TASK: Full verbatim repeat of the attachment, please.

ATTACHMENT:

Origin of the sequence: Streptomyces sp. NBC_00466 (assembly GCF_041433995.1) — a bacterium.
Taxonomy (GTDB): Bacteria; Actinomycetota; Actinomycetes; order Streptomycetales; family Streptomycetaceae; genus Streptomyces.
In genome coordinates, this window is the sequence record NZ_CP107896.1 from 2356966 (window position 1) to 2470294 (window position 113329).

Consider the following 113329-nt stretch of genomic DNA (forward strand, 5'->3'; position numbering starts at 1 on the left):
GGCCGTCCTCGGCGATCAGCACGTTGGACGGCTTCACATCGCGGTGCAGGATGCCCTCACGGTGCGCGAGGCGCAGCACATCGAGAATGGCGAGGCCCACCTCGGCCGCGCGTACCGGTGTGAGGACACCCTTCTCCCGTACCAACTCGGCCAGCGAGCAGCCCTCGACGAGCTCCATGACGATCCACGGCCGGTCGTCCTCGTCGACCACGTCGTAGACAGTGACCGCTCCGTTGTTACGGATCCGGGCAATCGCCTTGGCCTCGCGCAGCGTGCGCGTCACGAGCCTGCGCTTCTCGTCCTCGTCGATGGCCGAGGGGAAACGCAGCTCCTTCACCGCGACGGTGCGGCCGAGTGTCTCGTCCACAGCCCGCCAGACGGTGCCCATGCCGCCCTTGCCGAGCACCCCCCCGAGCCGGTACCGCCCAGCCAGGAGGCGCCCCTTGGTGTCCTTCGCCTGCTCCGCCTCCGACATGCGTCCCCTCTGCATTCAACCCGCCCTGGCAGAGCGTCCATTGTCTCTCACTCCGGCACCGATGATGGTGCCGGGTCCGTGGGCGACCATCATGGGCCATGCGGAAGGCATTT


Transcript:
Origin of the sequence: Streptomyces sp. NBC_00466 (assembly GCF_041433995.1) — a bacterium.
Taxonomy (GTDB): Bacteria; Actinomycetota; Actinomycetes; order Streptomycetales; family Streptomycetaceae; genus Streptomyces.
In genome coordinates, this window is the sequence record NZ_CP107896.1 from 2356966 (window position 1) to 2470294 (window position 113329).

Consider the following 113329-nt stretch of genomic DNA (forward strand, 5'->3'; position numbering starts at 1 on the left):
GGCCGTCCTCGGCGATCAGCACGTTGGACGGCTTCACATCGCGGTGCAGGATGCCCTCACGGTGCGCGAGGCGCAGCACATCGAGAATGGCGAGGCCCACCTCGGCCGCGCGTACCGGTGTGAGGACACCCTTCTCCCGTACCAACTCGGCCAGCGAGCAGCCCTCGACGAGCTCCATGACGATCCACGGCCGGTCGTCCTCGTCGACCACGTCGTAGACAGTGACCGCTCCGTTGTTACGGATCCGGGCAATCGCCTTGGCCTCGCGCAGCGTGCGCGTCACGAGCCTGCGCTTCTCGTCCTCGTCGATGGCCGAGGGGAAACGCAGCTCCTTCACCGCGACGGTGCGGCCGAGTGTCTCGTCCACAGCCCGCCAGACGGTGCCCATGCCGCCCTTGCCGAGCACCCCCCCGAGCCGGTACCGCCCAGCCAGGAGGCGCCCCTTGGTGTCCTTCGCCTGCTCCGCCTCCGACATGCGTCCCCTCTGCATTCAACCCGCCCTGGCAGAGCGTCCATTGTCTCTCACTCCGGCACCGATGATGGTGCCGGGTCCGTGGGCGACCATCATGGGCCATGCGGAAGGCATTT